Examples of shared commonalities include allowing passengers flying on OpenSkies to earn miles into a BA Executive Club frequent flier program, sharing BA's lounges, and operating their reservations call center out of a BA call center in Bremen, Germany.

Note that although EC gives mileage credit to BA frequent fliers, it does not have mileage credit agreements with any other airlines, and both is not and has no plans to join the oneWorld airline alliance (of which BA is a key founding member).

Point to Point Service

The most prominent difference between OpenSkies and BA is that EC is strictly a 'point to point' airline.  You have to make your own way to an airport served by EC, and then your own way on from the single sector EC flight you take to any further/final destination.  This mightn't sound like a very big deal, but the devil is in the details, and in this case, the two devils are the inability of other airlines to check you in for an EC flight or for them to receive and/or pass on baggage from/to EC.

So if you're flying another airline before an EC flight, and/or another airline after your EC flight, you'll have to, at the end of each flight, go out of the secure area of the terminal and to baggage claim, wait for your bag, then check in your bag and yourself, then go back in through security and to the gate for your next flight.

This can massively add to the time (and hassle) you need to allow for in scheduling connecting flights - for example, when flying on Delta to JFK prior to flying on to Amsterdam on EC, I had to wait 40 minutes for my bag to appear at Delta's baggage claim, then schlep it over to the EC checkin, rather than just simply walk from terminal to terminal.  It was even more inconvenient when transiting through Amsterdam - I had to collect my bag, then exit through Customs and Immigration, check in for the next flight, and then re-enter through Immigration again (two passport stamps for less than an hour outside the transit area in the airport).

Not participating in interline baggage agreements also makes things slightly more difficult if your bag gets lost or delayed on one or the other flight.  The liability of the two airlines and their willingness to join together and help get your bag to you reduces when you're traveling on two totally different tickets and there's no interline agreement between the airlines.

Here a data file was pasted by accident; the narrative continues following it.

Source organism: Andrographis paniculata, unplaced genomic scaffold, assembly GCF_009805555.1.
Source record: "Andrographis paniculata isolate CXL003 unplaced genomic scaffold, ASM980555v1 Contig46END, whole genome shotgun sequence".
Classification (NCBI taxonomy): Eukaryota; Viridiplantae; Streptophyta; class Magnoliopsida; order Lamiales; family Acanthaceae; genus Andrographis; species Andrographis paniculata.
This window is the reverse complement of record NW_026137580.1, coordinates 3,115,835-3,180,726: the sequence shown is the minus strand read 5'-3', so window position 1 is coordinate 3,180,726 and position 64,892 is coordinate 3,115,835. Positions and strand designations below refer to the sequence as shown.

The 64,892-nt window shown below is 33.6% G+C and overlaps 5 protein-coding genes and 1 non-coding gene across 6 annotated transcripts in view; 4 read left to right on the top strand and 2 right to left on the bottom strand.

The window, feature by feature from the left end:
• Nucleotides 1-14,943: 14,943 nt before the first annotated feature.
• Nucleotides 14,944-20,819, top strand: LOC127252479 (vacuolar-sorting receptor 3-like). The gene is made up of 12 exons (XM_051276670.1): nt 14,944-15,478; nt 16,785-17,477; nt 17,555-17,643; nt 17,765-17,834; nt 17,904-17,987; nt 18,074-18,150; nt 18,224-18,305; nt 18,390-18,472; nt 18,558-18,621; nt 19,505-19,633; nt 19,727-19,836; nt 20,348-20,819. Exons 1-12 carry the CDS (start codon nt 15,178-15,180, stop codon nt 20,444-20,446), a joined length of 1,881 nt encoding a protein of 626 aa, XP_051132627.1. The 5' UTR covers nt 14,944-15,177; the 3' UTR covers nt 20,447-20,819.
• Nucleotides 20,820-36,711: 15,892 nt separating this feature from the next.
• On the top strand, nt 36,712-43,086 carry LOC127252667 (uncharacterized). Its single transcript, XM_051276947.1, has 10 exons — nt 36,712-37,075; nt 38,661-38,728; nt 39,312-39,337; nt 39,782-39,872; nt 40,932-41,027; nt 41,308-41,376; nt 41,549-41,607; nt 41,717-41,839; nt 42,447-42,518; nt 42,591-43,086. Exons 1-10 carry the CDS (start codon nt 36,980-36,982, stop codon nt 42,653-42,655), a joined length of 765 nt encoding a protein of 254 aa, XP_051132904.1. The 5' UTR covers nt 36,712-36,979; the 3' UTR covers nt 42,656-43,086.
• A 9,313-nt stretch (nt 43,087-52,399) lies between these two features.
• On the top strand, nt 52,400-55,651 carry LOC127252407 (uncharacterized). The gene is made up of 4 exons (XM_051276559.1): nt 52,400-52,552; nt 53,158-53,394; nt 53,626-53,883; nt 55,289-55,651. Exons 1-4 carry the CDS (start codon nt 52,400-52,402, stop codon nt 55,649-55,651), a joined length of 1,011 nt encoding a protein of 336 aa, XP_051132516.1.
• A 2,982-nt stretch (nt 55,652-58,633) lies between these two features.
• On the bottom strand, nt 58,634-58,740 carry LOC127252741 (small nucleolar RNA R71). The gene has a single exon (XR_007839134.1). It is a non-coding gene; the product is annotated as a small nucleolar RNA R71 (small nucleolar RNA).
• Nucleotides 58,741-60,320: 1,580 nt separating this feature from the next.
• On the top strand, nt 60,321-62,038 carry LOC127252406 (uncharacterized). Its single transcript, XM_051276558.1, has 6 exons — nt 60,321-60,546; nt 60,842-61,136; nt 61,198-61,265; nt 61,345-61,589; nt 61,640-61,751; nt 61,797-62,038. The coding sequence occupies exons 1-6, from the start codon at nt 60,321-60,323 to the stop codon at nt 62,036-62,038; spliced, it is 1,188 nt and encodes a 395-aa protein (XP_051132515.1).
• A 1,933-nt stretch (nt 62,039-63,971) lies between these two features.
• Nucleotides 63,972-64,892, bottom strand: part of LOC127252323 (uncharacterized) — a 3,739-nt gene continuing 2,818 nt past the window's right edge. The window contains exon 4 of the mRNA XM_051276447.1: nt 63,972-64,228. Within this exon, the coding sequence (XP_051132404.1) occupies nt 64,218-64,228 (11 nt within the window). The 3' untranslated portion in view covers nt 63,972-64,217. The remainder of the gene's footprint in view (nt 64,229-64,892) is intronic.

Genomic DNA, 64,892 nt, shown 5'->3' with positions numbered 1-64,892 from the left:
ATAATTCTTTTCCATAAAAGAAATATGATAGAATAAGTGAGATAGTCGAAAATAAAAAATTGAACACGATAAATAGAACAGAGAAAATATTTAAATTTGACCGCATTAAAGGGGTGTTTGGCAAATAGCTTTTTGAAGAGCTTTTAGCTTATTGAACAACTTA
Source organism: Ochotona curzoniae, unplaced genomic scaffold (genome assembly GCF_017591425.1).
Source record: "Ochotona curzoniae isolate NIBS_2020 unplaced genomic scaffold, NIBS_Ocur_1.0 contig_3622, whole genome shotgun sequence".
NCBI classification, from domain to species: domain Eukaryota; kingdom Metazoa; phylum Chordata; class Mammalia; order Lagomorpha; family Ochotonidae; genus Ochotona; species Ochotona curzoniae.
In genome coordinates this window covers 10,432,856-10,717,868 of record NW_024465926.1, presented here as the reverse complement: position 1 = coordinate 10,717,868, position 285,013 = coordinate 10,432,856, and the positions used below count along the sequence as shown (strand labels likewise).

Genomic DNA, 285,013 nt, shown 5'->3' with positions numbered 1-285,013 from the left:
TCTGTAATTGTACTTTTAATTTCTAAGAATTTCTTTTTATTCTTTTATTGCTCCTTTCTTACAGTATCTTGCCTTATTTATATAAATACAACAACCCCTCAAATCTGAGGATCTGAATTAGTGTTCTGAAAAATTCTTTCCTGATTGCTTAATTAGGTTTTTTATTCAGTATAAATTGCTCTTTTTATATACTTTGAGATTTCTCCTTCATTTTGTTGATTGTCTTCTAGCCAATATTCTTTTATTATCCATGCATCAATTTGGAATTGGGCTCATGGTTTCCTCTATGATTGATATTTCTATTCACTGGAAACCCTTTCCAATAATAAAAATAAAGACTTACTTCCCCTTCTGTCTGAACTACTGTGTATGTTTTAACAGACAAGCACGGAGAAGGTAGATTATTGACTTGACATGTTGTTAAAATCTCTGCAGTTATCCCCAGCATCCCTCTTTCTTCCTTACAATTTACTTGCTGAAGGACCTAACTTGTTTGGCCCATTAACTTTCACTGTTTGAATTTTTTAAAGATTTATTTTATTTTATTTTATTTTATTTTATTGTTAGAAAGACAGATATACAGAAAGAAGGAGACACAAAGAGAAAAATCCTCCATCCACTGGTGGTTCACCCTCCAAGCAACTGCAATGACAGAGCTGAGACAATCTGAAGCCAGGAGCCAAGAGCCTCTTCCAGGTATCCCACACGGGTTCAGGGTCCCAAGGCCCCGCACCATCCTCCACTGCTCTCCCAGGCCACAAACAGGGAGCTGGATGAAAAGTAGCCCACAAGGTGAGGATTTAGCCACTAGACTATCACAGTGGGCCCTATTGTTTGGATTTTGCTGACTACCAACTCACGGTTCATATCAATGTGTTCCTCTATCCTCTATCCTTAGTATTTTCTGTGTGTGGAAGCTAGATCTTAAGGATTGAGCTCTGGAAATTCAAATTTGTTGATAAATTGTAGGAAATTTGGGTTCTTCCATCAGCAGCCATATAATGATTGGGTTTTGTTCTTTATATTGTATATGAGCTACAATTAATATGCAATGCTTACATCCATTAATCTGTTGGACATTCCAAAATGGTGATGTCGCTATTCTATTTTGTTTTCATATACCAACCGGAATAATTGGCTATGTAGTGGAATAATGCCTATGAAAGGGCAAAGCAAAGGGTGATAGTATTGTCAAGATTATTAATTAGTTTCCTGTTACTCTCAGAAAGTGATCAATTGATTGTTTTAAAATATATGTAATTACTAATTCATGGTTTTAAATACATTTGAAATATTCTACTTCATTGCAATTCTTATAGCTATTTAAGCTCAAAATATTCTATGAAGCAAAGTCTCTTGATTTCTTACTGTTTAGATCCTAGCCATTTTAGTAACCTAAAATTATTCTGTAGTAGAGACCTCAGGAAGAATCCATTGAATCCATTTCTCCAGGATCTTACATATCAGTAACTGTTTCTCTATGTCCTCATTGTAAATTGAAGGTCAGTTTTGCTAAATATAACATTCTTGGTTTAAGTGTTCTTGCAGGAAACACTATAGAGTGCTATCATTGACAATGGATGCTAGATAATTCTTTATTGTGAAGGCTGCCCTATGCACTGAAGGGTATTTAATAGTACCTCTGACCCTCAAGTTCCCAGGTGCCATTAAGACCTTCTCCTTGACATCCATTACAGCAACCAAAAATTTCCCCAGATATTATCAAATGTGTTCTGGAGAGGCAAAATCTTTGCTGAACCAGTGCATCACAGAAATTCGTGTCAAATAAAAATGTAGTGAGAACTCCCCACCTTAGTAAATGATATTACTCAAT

Even if you only have carry on luggage, and even if you have pre-printed out a boarding pass, you still will have to go out of the airport's secure area, to the EC check-in desks so they can do a 'final passport check'.  This is an asinine and brain dead policy of the highest order - especially when you consider that it required a 27 minute wait, standing in line at the checkin counter.

And it isn't a final passport check at all.  It is the first rather than last time the passport is sighted at the airport (I am quoting Chris Vukelich from EC who chooses to describe it as a final passport check) - plenty more people, including EC staff at the gate - will be looking at it again.

But being sensible and running an airline are all too often oxymoronic.

Under the Hood Differences

One sensitive issue is the potential for OpenSkies to give BA a way to circumvent some of its expensive union contracts with existing staff who work for the main BA airline.  When asked about these issues, Chris Vukelich, EC's VP of Distribution and eCommerce obliquely answered 'EC is a high value premium product with a low cost base.  EC staff are not unionized.  One of the key operating principles of our business is a high productivity level.'

As an example of EC's high productivity at all levels of the company, their headquarters operation comprises a total of approximately 35 staff, which compares very favorably with the now defunct Eos Airline which is believed to have had about 200 people in its headquarters.  It is, of course, very difficult for a very small airline with only two or three planes to support a headquarters staff of 200, but much more practical to support a headquarters staff of 35.

I also asked Chris if he'd care to comment on the statement that 'some people have considered EC as BA's stealth way of breaking the grip of some of its established unions and less productive work practices'.  He chose not to reply.

The airline is about to announce where it will establish its corporate headquarters for the future (until now it has been based in London).  My guess is they will choose Paris as a way to further distance themselves from BA's UK based unions and more costly work practices. (Update - I guessed correctly.)

Pricing Strategies